His homily began with some light remarks and led into an observation that if Eve had eaten the snake instead of the apple, we might have been lots better off. When no one laughed (I found it more thought-provoking than funny, actually, though it isn't entirely without humor), he repeated the observation and seemed disappointed that no one was laughing. It did make me wonder, though, if Eve actually had such an opportunity; I have often wondered how things might have been different if she had resisted at that point-- even more thought-provoking is the question of what might have happened if Eve succumbed but Adam resisted. He continued discussing Adam and Eve and Genesis, remarking that "we know" that the story of creation is not historically true but is meant to teach us a religious truth. (This is actually a dangerous remark to make as he made it without further qualification to an ordinary Sunday congregation.) This led to an observation about Cain and Abel-- this again, was not historically true but teaches us that evil begets evil. Finally, we heard the story about how the priest was the eldest child in his family and he was reared by a stream with rapidly flowing water. His father strictly warned him never to go near the stream or else he would get spanked. One day his father found him and his brother in the stream; the priest was severely spanked but his younger brother got off with fewer stripes, because despite what Cain had said ("Am I my brother's keeper?") we are all responsible for shepherding one another. Later that day, the priest's father offered him a piece of chocolate cake, which he did not want to accept because it came from the same hand that spanked him. The priest observed that his father, like Jesus in the Eucharist, was actually offering a piece of himself, which is why the children's first Communion today is so important.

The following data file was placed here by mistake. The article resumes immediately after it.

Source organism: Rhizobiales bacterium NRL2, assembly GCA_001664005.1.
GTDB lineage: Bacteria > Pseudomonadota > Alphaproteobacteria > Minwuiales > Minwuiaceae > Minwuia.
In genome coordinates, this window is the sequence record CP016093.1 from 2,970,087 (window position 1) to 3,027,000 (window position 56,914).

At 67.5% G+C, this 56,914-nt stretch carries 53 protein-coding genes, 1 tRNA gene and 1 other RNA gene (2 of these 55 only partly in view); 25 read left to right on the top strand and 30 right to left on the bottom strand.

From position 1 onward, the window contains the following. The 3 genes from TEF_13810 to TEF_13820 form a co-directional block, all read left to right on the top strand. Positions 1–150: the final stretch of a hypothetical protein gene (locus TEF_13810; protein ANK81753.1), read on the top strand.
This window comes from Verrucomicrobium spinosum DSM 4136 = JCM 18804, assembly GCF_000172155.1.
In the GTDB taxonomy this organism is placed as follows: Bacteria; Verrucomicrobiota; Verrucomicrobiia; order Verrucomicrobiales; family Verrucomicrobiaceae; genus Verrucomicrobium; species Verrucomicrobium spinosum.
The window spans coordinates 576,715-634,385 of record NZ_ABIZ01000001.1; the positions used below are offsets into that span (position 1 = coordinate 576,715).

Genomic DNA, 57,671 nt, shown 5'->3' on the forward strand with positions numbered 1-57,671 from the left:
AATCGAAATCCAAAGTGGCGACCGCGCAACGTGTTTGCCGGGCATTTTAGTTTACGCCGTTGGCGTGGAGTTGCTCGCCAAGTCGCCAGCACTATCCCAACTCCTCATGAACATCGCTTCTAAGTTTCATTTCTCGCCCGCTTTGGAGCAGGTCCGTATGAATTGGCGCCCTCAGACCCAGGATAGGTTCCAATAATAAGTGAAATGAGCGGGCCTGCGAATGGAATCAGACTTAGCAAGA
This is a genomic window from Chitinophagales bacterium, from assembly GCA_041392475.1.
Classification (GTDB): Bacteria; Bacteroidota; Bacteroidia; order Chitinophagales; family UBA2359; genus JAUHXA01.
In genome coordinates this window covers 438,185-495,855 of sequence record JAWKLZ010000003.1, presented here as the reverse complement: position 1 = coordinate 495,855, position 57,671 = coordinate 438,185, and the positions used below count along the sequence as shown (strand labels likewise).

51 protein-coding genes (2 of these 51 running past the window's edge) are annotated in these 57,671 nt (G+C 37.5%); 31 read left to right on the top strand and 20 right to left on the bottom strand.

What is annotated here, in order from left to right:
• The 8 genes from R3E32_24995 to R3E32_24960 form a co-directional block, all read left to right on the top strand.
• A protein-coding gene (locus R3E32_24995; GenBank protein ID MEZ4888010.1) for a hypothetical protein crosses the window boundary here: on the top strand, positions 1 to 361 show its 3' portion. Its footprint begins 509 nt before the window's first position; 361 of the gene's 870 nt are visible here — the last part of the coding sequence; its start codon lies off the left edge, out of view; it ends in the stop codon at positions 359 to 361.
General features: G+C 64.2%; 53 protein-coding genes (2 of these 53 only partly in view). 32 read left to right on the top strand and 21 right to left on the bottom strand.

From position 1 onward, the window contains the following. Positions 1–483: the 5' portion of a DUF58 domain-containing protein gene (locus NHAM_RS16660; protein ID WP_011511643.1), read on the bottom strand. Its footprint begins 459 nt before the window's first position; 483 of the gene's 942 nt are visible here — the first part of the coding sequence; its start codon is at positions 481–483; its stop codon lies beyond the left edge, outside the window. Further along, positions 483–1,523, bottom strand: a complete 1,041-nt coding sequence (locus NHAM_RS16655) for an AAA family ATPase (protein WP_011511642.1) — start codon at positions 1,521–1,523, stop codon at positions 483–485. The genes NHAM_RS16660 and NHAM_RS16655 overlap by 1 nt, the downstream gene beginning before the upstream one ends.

We recited the Creed, and the reader led the intentions of a typical Prayer of the Faithful. The first communicants brought the gifts forward as a collection was taken using long-handled wicker baskets; the choir sang "This Little Light of Mine" (with hand-clapping) on its own. The congregation applauded after this performance. The chalice and ciborium were of metal; a glass flagon held additional wine despite the instruction in Redemptionis Sacramentum to the contrary. At the Orate Fratres, almost everyone stood immediately when the priest began his invitation (he noticeably raised his hands at that point, so he may be confused too).
The Mass setting used was a slightly clipped rendition of the Mass of Creation (it didn't seem to have as much of a prelude, and they left "Jesus" off the beginning of the Agnus Dei). The priest offered the second Eucharistic Prayer. We recited the Our Father; the church was so full that I couldn't tell if anyone was discreetly joining hands.
A deacon (not present for the rest of the Mass) and three lay ministers assisted in the distribution of Holy Communion. The priest stood in the center of the center aisle, apparently so anyone could approach him, while the deacon stood at the right and a lay minister stood at the left. Further to the left and right the other lay ministers offered the Precious Blood. The first communicants received first as beaming parents and relatives snapped pictures; I didn't notice any video cameras, which I suppose is a good thing. (I've seen first Communions that were more like circuses-- this one was fairly restrained.) We sang two Communion hymns: "Taste and See" and "We Will Rise Again." After Communion, the choir sang "Blessed Assurance" on its own.
The priest gave a few short announcements and explained that his anniversary Mass would be next month on a Sunday evening and invited everyone to attend. After some other remarks which I could not understand as they were barely audible to me, he received a round of applause. Then he asked for a round of applause for the first communicants (or maybe this came before the other remarks; I'm not sure now). He offered the closing prayer and imparted a solemn blessing before leaving via the center aisle with the server, reader, and lay ministers. The closing hymn was "Alle, Alle, Alleluia!" which had a refrain very similar to the one used before the Gospel. This had no hand-clapping for some reason; I was almost certain that it would. I guess every now and then I'm just wrong. About half the congregation left by the time the third verse had started; only a third or so remained for the conclusion of that verse. Those remaining offered a round of applause.
Near the heart of the "Bible Belt," in Lewisburg, Tennessee, one can find Mass at St. John the Evangelist Church on South Ellington. Almost anywhere in the nation or around the world one might go, a Catholic Mass is nearby.